Surprisingly, this feature has been around for quite a while, though laid dormant for several decades: Canon originally introduced Eye Control AF in high-end film bodies during the 1990s, including the Canon EOS-3 or Elan 7e. In that iteration, the mode worked just OK. But we expect far better performance from it in its latest iteration.
Canon EOS R3 Body design
The EOS R3 is Canon’s first mirrorless full-framer with an integrated vertical grip. Like the EOS 1D X Mark III, this allows the camera to be comfortably used in either the vertical or horizontal orientation, with twin controls for each. Button and dial placement is nearly a match with the 1D X Mark III (though the R3 is considerably smaller, as there’s no viewfinder prism). And well-placed joysticks allow for quick and easy AF area/point placement (when not using Eye Control AF).
The build quality of the camera also impresses: the EOS R3 features a unibody magnesium alloy design, which should provide excellent durability. The outside is wrapped in a grippy, textured, rubber-like material. Canon doesn’t specify an IP rating, but we’re told the R3 offers the same degree of dust and weather sealing as a 1D-series camera. Which is to say, you could probably use this thing in a hurricane and it’d come out unscathed.
Fully-articulating 4.15-million dot touchscreen
This is Canon’s first twin grip camera to offer an articulating touchscreen. The 3.2-inch panel is also among the highest resolution screens we’ve seen on a digital camera, with 4.15-million dots. The display is touch-sensitive and can be used for a variety of functions in both record and playback mode.
5.76-million dot electronic viewfinder
The EOS R3 sports a hearty 5.76-million dot OLED EVF with 100% coverage, 0.76x magnification, and a 23mm eyepoint.
In-body image stabilization
One major advantage the EOS R3 has over its twin grip DSLR counterparts is the inclusion of 5-axis in-body image stabilization. Canon says it can provide up to 8-stops of added hand-hold-ability, depending on which lens you pair it with. That said, you’ll get at least 6-stops of IS, regardless of which RF lens you mount. IS works during both stills and video capture.
The EOS R3’s stacked sensor and fast processor also provide major advantages when it comes to video capture. Users can shoot 6K Raw video using the full width of the sensor at up to 60p. Or you can choose to shoot oversampled 4K video at up to 60p. Additionally, there’s a subsampled 4K/120p video mode (with no crop factor). In all these modes, rolling shutter should be very well controlled, again thanks to the stacked sensor design and quick readout.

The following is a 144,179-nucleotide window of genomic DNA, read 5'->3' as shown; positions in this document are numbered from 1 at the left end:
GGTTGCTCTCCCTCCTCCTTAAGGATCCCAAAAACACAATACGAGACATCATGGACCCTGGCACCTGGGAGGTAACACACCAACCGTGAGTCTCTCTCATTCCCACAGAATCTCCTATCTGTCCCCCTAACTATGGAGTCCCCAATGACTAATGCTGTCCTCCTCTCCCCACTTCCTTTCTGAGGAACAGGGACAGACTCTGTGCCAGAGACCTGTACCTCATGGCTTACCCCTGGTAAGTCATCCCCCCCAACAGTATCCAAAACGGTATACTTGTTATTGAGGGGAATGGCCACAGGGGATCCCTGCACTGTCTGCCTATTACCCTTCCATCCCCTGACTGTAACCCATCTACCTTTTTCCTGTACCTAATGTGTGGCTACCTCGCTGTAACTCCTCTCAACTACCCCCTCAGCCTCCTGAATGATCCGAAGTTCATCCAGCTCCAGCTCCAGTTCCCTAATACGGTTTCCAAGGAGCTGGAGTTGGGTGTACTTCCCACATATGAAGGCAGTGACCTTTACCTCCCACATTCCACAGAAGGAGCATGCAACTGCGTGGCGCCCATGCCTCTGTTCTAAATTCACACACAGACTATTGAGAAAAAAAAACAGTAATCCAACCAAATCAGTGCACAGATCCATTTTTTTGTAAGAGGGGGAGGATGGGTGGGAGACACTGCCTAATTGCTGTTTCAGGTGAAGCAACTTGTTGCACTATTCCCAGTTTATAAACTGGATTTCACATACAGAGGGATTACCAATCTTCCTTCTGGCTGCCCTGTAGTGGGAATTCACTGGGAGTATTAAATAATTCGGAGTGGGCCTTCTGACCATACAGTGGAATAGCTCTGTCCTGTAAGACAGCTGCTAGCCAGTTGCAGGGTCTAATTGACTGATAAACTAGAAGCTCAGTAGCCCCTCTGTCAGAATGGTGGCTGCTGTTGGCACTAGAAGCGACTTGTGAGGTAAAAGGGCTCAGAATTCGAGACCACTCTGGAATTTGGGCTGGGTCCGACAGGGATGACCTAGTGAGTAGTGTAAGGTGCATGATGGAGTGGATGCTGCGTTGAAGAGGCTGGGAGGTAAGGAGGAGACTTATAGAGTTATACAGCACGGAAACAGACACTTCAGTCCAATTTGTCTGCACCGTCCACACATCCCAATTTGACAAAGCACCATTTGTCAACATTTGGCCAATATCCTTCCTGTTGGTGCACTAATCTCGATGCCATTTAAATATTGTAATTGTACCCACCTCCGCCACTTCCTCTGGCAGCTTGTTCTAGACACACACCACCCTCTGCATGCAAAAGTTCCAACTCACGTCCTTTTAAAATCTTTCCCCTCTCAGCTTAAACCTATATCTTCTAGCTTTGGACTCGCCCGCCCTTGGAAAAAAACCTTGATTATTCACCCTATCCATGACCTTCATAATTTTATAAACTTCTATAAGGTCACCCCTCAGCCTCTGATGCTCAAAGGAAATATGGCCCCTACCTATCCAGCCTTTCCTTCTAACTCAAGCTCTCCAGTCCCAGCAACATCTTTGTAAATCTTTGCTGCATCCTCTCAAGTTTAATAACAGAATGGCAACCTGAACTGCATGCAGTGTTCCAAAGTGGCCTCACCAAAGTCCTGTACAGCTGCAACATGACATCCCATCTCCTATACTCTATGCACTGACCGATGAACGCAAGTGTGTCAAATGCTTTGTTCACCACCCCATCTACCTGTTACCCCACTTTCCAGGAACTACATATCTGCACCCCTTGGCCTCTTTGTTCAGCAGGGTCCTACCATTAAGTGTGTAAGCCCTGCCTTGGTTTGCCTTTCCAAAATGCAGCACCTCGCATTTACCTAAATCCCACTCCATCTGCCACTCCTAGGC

If you’re not looking to shoot Raw video, but still want plenty of flexibility in post, the EOS R3 offers 10-bit capture using Canon’s Log 3 profile.
It’s worth noting: 6K Raw and 4K/120p both require you use a CFexpress card rated at 400mb/s or higher.
Connectivity & Multi-function shoe
A pro-level camera should offer pro-level connectivity and the EOS R3 does not disappoint. Users can transfer files via 5 GHz Wi-Fi using Canon’s Mobile File Transmitter application. The camera also offers Bluetooth (for pairing with a device), and a built-in wired LAN port (for transmitting photos the old school way).
The EOS R3’s hotshoe is multi-functional and plays nice with a wide variety of Canon speedlights as well as a variety of other accessories including external microphones and Canon’s Smartphone Link Adapter.
The EOS R3 uses the same LP-E19 battery as the EOS 1D X Mark III, but battery life is considerably less when shooting through the finder due to the power needs of the EOS R3’s EVF. According to CIPA standards, you can expect up to 860 shots per charge when using the LCD and 620 when using the EVF in power-saving mode. In the standard mode, you can expect 760 shots using the LCD and 440 using the EVF. That said, CIPA battery ratings tend to be on the conservative side. You’ll likely be pleasantly surprised by battery performance in real-world use.
The EOS R3 also can play nice with LP-E4N batteries (but not LP-E19’s). However, Canon cautions against charging these batteries using the R3’s charger for safety reasons.
Canon EOS R3 price and availability
And there you have it, a full breakdown of Canon’s latest drool-worthy, pro-level mirrorless body. If all of the above sounds good to you, you can get your hands on the new EOS R3 come November 2021 for a body-only price of $5999.